PEABODY, MASSACHUSETTS — When Margaret Kudzma set out to find her missing cat, Mini Max, last summer, she stumbled upon a secret world that very few people realize is there: a colony of feral cats.
The cats, at some point either lost or abandoned by their owners, had been left to survive the elements on their own outdoors, without food or shelter. Their offspring were all born wild.
Kudzma had noticed cats wandering around her Peabody neighborhood before, but she soon found out that brief glimpse was merely the tip of the iceberg — most feral cat activity takes place at night, as many want little to no contact with humans. Most people are completely unaware of their wild neighbors, though such colonies are common in both Peabody and Salem, she said.
Now Kudzma has launched her own nonprofit organization, The Rescue Business, with the hope not only of feeding and vaccinating the cats, but also controlling their population by getting them spayed or neutered. The Rescue Business also supports multiple caregivers who feed and trap the cats, and also works to increase awareness of the dozens of homeless felines living outdoors.
Since August, Kudzma and others have counted at least 50 adult cats and kittens, 18 of which have been adopted or are in foster homes.
Currently, Kudzma and nine volunteers care for 80 or more feral cats on a daily basis, providing them food once a day. At least 60 of these cats live in Salem and in Peabody, she said.
The organization has also built a total of 28 outdoor shelters to provide a warm place for the cats to sleep.
Not your average pet
Central to the life of feral cats is realizing that, though they may look like pets, they have spent most of their lives outdoors and cannot be socialized or domesticated easily — this means they can’t be adopted. Most don’t make good pets while many have been born outside to a stray mother, or have been outside for generations.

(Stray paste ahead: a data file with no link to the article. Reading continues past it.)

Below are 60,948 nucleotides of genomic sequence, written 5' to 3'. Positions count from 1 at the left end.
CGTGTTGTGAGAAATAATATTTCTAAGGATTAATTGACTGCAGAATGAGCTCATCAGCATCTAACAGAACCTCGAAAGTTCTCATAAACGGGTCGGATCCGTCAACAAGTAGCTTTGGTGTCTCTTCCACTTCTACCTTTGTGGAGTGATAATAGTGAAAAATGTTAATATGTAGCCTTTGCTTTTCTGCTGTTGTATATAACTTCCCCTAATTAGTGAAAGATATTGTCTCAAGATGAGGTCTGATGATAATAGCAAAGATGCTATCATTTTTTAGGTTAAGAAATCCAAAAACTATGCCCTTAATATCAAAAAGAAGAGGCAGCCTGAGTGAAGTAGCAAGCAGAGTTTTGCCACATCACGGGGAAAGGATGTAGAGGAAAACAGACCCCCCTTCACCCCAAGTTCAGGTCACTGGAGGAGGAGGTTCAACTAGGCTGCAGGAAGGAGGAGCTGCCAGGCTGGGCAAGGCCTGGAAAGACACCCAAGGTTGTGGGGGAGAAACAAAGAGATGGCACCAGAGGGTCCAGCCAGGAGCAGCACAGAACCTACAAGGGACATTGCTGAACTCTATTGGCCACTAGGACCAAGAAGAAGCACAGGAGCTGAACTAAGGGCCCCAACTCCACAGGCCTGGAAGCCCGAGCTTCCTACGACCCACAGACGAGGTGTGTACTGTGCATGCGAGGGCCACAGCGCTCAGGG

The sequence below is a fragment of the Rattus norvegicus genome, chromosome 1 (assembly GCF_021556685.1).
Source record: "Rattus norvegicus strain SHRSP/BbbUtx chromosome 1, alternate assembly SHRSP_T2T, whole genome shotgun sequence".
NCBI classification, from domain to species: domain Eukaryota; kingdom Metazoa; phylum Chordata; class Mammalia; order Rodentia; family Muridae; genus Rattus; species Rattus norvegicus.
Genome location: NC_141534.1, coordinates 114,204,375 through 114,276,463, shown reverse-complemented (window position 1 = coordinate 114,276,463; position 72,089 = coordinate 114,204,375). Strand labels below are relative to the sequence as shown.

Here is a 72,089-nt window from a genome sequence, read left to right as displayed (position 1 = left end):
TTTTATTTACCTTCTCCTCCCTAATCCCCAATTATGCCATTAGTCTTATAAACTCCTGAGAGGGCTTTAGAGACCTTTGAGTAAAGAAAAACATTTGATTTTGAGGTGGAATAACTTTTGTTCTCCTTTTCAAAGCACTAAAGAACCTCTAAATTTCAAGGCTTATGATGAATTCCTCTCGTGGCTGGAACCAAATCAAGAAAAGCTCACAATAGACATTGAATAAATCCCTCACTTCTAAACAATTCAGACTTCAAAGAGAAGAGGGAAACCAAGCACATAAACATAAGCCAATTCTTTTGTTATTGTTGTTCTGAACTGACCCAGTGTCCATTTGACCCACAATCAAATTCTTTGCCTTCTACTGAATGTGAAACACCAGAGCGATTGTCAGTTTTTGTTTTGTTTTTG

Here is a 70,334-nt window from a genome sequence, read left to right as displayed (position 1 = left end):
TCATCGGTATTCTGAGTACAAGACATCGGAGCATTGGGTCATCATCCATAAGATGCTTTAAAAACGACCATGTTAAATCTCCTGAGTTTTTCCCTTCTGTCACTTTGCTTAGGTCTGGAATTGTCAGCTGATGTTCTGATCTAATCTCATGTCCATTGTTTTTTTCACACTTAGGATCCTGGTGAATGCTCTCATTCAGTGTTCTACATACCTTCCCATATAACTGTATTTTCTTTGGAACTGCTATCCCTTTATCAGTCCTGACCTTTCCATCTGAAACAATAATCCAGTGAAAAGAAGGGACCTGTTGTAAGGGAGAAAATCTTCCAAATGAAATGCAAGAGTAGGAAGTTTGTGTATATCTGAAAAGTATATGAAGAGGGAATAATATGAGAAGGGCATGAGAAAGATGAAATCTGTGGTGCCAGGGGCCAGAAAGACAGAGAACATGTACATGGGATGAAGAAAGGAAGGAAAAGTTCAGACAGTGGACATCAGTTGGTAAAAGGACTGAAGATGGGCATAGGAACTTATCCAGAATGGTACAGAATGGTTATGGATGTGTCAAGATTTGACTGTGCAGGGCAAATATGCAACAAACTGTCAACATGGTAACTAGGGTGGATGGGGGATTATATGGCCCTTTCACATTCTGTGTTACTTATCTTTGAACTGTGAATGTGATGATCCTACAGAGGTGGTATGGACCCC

“It would be like bringing a raccoon into your house,” Kudzma said. “They’re just fearful of humans. The most you can do is socialize them to one person.”
There are few options for these cats. If brought to a no-kill shelter, they may have the chance to live out their lives in that shelter. Other shelters will euthanize the cats which can’t be adopted. Often the best thing to do is leave them be in their habitat, Kudzma said.
However, that doesn’t mean the cats living outside are not cared for.
The Rescue Business uses trap-neuter-return, or TNR, methods to to control the population and also vaccinate and care for the cats. All of the cats are spayed or neutered. Those who seem adoptable — usually cats that were only just recently abandoned or lost — are given foster homes. Others are returned back into the wild after treatment.
Kudzma said she and her caregivers also continue to monitor all of the colonies. They watch to see if any new cats have come in and make sure the existing cats are well.
Often, monitoring the cats means relying on the use game cameras. Since many of the cats can be so elusive, tracking them down can be difficult.
What Kudzma wants the community to know about feral cats is that unwanted behavior, such as fighting, does stop once a cat is neutered. Ferals also productively help to cut down on the rodent population.
Pet owners who have outdoor cats and leave food outside for them, she adds, may actually be feeding many many more cats than their own.
Do you want to help?
For those whoa re interested in helping feral cats, Kudzma said, The Rescue Business is always looking for more volunteers, from those willing to help with the actual cat care to those willing to raise funds or work on the organization’s website.
Sadly, Kudzma’s cat Mini Max is still missing. But if anything good could come from his disappearance, Kudzma said, “it’s been the chance to ease the suffering many other cats that no one knew were there.”
There are no coincidences when love is leading the way!
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